Today, the European Commission is submitting its long-awaited legislative proposal on sustainable corporate due diligence to the European Parliament and the Council of the European Union. The aim is to obligate European companies to protect human rights and the environment across their global value chains, as well as to improve corporate accountability and access to justice.
The proposal would require both EU- and non-EU-based companies operating in the EU’s domestic market that have more than 500 employees and 150 million euros in revenue to prevent human rights violations and environmental damage across the entire network of their value chains. Due diligence obligations would also apply to companies with more than 250 employees in sectors with a high risk of human rights abuse or environmental harm, such as mining, textiles and agriculture. Furthermore, the proposed system of enforcement comprises an EU-wide network of national regulators combined with access to civil courts for those affected.
The European Center for Constitutional and Human Rights (ECCHR) welcomes the proposal and considers it an important step in the right direction. We now call upon the co-legislators (EU Council and Parliament) to act more ambitiously.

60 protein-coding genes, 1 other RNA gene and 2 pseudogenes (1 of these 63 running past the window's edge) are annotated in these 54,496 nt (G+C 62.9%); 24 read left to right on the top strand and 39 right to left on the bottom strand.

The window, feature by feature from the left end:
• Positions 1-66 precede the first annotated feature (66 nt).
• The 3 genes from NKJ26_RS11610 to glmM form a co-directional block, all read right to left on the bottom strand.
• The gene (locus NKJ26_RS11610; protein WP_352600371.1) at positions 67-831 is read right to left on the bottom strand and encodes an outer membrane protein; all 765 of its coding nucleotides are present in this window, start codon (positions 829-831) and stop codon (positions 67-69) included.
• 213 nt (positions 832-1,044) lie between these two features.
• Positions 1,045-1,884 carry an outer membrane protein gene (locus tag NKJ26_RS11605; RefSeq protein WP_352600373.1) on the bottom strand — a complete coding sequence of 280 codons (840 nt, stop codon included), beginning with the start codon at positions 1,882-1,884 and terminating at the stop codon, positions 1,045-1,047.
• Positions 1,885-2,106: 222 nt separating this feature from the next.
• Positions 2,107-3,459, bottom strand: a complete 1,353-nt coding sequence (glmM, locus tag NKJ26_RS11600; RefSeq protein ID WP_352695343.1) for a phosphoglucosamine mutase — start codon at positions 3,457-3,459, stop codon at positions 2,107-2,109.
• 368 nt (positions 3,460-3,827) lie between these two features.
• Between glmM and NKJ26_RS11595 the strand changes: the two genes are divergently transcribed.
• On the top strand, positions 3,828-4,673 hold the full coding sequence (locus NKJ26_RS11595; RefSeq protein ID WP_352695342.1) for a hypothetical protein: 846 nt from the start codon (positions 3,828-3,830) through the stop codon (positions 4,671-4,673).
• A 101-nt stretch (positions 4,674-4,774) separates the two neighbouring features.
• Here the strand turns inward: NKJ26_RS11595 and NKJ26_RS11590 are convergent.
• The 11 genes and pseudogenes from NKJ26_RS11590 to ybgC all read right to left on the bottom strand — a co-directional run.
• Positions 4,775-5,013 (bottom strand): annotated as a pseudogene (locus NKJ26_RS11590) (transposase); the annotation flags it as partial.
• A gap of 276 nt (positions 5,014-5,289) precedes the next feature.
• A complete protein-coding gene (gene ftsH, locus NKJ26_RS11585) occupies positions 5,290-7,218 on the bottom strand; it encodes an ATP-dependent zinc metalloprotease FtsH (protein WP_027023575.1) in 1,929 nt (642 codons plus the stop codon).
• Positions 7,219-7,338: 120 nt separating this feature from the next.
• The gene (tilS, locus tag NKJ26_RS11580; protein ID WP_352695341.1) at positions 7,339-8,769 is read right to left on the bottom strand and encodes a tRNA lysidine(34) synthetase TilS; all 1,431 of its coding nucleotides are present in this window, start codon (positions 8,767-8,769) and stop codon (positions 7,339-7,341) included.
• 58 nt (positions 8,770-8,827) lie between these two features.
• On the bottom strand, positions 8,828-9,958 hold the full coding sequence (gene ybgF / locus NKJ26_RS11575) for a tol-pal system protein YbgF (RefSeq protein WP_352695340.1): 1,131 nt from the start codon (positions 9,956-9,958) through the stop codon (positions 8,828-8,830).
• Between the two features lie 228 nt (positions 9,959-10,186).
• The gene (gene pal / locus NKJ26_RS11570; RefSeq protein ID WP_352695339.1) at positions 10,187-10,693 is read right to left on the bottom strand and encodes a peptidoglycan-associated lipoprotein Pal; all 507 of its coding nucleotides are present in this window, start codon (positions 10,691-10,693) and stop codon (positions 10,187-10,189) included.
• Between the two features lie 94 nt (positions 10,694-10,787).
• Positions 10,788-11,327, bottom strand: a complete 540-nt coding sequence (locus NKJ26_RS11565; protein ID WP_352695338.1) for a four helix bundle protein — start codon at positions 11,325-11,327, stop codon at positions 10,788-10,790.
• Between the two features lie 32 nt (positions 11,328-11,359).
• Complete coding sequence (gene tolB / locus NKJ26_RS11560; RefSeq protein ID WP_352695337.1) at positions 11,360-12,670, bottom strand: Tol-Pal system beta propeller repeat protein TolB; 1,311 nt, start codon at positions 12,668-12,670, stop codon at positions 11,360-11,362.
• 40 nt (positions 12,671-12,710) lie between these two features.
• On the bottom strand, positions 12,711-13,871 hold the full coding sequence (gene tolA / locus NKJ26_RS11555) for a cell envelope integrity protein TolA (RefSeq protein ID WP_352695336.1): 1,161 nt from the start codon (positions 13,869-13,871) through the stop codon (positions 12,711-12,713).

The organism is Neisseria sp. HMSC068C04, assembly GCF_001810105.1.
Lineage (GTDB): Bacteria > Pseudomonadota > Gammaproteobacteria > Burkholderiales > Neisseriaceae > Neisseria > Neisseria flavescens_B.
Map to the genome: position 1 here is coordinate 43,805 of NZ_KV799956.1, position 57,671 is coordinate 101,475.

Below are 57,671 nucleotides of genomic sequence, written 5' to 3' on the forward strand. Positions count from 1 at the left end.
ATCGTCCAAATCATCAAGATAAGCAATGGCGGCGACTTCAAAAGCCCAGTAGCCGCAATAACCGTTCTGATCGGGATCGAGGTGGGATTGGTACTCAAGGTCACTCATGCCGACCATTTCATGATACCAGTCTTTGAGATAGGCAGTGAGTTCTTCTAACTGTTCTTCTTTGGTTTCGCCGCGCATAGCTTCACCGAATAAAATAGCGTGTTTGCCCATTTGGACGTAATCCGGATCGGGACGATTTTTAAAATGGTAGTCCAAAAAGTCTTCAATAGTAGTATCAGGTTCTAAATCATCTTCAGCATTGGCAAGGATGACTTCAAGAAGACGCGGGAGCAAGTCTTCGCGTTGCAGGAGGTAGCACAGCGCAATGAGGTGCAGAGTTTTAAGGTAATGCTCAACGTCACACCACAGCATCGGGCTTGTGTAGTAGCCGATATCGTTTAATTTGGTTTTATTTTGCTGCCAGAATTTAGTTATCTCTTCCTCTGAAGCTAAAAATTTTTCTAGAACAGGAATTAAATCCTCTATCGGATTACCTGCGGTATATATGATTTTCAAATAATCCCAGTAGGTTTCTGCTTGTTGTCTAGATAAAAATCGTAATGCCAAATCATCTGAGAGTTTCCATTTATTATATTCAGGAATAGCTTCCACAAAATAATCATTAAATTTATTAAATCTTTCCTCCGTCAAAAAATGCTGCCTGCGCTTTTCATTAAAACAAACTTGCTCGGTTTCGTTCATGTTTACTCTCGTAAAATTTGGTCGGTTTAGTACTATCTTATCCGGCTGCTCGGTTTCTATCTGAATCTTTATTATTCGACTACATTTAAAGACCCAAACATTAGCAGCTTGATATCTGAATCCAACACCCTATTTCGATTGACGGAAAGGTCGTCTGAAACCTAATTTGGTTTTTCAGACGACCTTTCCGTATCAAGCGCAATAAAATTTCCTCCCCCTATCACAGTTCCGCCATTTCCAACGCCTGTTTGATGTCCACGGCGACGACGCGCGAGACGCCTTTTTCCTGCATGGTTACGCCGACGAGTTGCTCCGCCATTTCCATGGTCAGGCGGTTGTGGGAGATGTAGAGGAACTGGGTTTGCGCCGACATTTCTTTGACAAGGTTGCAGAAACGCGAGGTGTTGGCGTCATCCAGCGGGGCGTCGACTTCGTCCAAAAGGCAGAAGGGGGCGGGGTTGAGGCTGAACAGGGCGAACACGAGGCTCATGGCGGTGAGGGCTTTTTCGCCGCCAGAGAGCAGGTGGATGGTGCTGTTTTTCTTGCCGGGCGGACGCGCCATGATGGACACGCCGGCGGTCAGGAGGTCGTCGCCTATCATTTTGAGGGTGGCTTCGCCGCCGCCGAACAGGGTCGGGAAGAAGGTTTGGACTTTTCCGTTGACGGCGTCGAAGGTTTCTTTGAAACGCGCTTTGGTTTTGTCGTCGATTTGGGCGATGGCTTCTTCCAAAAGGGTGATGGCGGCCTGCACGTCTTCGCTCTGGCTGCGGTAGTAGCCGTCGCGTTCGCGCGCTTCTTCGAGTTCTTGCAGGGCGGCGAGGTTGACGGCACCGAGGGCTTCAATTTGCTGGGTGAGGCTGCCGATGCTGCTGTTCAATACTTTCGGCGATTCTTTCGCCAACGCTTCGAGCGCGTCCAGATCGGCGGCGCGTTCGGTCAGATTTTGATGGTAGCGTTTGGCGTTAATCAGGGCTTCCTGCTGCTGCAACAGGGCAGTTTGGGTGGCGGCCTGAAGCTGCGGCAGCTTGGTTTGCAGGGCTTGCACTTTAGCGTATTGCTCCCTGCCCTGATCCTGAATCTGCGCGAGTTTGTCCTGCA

ECCHR’s Legal Director Miriam Saage-Maaß commented: “The final EU policy should be closely aligned with internationally recognized standards and should apply to all companies regardless of their size. The current proposal only covers about 1 percent of companies operating in the EU market. Furthermore, there is no reason why the definition of high risk sectors should exclude transport, electronics and construction, when these sectors are also rife with human rights violations.”
“Access to justice must be strengthened as well, as significant hurdles to effective legal remedies such as time limitations, court fees and burden of proof have not been addressed,” added Ben Vanpeperstraete, senior legal advisor at ECCHR. “Given the transnational character of corporate human rights violations, the proposal currently ignores the costly, lengthy and complex nature of access to justice.”
Legislating human rights due diligence: Respecting rights or ticking boxes? Briefing paper, January 2022